In the end, Team Sigma won a chance to compete at the World Championship in St. Louis in April. One-hundred twenty-seven teams from 16 different countries will earn spots to compete at the world championships.

Sigma won second place for the Inspire Award. This formally judged award is presented to the team that best represents all aspects of the FTC program. The team is evaluated in the areas of robot performance, community outreach, engineering and Gracious Professionalism®. Gracious Professionalism is part of the ethos of FIRST. For the award, teams are judged based on their behavior and activities in the community.

Adding another feather to their cap, Sigma also won the Rockwell Collins Innovate Award, an award that honors the team that not only thinks outside the box, but also has the ingenuity and inventiveness to make their designs come to life. This award recognizes an innovative and creative robot design solution to the game. Sigma was also a PTC Design Award finalist.

Robotics _0272
Courtesy Photo. Team Alpha makes some last minute adjustments.
Malavika Venkatesan, a Woodinville High School junior and Sigma’s team captain, said, “The team is grateful for the opportunity to represent the state of Washington at the world competition and hopeful that we’ll continue to excel.”

Sigma’s sister team, Alpha, was awarded the coveted PTC Design Award. This judged award recognizes the design elements of the robot that are both functional and aesthetic.

All successful robots have innovative design aspects, however the PTC Design Award is presented to teams that incorporate industrial design elements into their solution.

Alpha also persevered in the robot competition to place fifth overall in the qualification matches. Their screaming green fedoras, decorated with flashing LED lights, must have blinded the competition.

“The students from both teams have worked hard,” said Heidi Lovett, lead mentor and team coach.

Other team members agreed that “the whole point of this is gracious professionalism,” noting the value of the mentoring, fundraising, engineering and other skills that they are learning along the way. “It’s pretty much like running a business,” commented another student.

Swerve Robotics club is a community-based club that serves students from kindergarten through high school aged students from Woodinville, Redmond, Snohomish, Duvall and Monroe areas. Swerve participates in the Washington State University’s 4-H engineering and technology program, which is a youth development education program. Learn more about 4-H tech programs at http://snohomish.wsu.edu/4h/engineering.htm. Help the Team get to the World Championship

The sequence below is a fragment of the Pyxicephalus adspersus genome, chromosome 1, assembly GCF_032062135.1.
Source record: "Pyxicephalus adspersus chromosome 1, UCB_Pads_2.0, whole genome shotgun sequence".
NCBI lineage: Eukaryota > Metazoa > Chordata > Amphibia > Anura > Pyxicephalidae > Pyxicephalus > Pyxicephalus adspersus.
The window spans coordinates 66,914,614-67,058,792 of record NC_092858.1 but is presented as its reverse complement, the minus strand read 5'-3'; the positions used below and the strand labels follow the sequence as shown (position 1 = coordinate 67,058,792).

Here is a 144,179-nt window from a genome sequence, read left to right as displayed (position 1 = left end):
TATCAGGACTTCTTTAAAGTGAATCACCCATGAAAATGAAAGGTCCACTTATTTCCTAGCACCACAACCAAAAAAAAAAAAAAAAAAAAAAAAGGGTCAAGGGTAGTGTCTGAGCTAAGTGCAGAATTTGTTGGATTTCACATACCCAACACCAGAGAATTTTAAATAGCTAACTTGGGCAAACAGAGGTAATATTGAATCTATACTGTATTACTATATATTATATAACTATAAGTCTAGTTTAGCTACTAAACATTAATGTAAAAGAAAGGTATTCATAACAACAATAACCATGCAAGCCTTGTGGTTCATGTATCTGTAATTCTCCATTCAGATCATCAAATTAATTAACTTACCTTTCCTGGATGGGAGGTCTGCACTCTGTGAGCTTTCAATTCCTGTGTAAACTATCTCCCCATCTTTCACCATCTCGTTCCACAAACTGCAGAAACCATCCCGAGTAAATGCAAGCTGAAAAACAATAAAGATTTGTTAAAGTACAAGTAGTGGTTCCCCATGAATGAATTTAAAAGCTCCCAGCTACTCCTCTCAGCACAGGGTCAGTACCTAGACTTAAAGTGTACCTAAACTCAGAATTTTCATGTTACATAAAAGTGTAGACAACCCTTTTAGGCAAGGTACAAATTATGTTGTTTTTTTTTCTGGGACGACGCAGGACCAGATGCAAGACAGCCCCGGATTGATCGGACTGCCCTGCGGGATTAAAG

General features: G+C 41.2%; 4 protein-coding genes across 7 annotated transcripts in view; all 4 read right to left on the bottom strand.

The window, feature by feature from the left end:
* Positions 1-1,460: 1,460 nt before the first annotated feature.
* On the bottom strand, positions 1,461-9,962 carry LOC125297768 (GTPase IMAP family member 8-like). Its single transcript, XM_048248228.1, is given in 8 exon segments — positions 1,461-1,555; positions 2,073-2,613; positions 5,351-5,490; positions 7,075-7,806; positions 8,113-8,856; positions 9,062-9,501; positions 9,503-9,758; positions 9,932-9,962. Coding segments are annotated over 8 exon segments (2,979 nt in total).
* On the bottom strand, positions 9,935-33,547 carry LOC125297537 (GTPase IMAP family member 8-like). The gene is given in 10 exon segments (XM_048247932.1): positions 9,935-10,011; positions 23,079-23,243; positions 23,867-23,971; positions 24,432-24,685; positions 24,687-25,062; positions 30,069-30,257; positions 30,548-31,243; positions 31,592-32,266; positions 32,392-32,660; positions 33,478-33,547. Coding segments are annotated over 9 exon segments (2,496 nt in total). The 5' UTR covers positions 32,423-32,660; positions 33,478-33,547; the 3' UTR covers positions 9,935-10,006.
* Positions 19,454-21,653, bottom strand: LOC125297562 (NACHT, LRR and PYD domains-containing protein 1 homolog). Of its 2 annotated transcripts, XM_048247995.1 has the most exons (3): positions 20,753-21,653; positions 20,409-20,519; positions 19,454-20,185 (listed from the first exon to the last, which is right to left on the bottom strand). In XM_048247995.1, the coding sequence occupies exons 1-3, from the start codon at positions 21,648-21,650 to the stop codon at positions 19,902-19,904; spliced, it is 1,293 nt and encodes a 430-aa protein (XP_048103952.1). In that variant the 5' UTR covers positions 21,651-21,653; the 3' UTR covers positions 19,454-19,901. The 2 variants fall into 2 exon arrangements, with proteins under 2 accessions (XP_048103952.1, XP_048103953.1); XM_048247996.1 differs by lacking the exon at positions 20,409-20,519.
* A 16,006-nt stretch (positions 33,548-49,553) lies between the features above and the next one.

Swerve Robotics Club is absolutely thrilled to have the opportunity to represent the state of Washington at the FIRST World Championship in St. Louis, flashing fedoras and all, but they need your help. The cost to send all of the team (and their robots) to the event will be more than $35,000. Anyone interested in making a tax-deductible donation to Swerve Robotics can visit http://www.firstwa.org/Give.aspx. Please note “Swerve Robotics” in the comments box when you complete the form.

To pay by check, please write your check to  “Washington FIRST Robotics” and send to Heidi Lovett, 18606 201st Ave NE, Woodinville, WA 98077. Note “Swerve Robotics” on the memo line.

To schedule a robot demonstration at your school, business or club, contact Heidi Lovett, mentor, Swerve Robotics, email This email address is being protected from spambots. You need JavaScript enabled to view it.. or call (206) 679-4305.


SIGMA
Nathan Boyd
Eric Falcon
Tom Gorordo
Dante Chiesa
Claire Mitchell
James Mitchell
Mark Roundhill
Malavika Venkatesan
Mridula Venkatesan
Dryw Wade


ALPHA
Carolyn Atkinson
Katie Burkett
Sam Davids
Jarrod Ehlert
Camden Greenhaigh
Matt Mustarde
Karthik Ramesh
Robin Sherry
Webster Winters

Navigating healthy, resource- efficient choices for your home A course in Sustainable Living at 21 Acres

  • Written by 21 Acres

Bring your home into harmony with your commitment to healthy, resource efficient living.

Whether you plan to remodel or build new, a healthy, energy-efficient home is possible within a very realistic budget.

The key is to plan ahead and make thoughtful choices that will make your home both beautiful and sustainable.

“Navigating Green Choices for Your Home,” Saturday, February 9, is just one of the sustainable living classes offered at 21 Acres near Woodinville.

Instructors Terry Phelan and Sandy Campbell will show you how to make the most of the resources nature gives you, which materials are really healthy, economical and sustainable and how to integrate elements to save money in both the short and long term.

Four learning points attendees will take away from the class are:

1. How to separate green from green-wash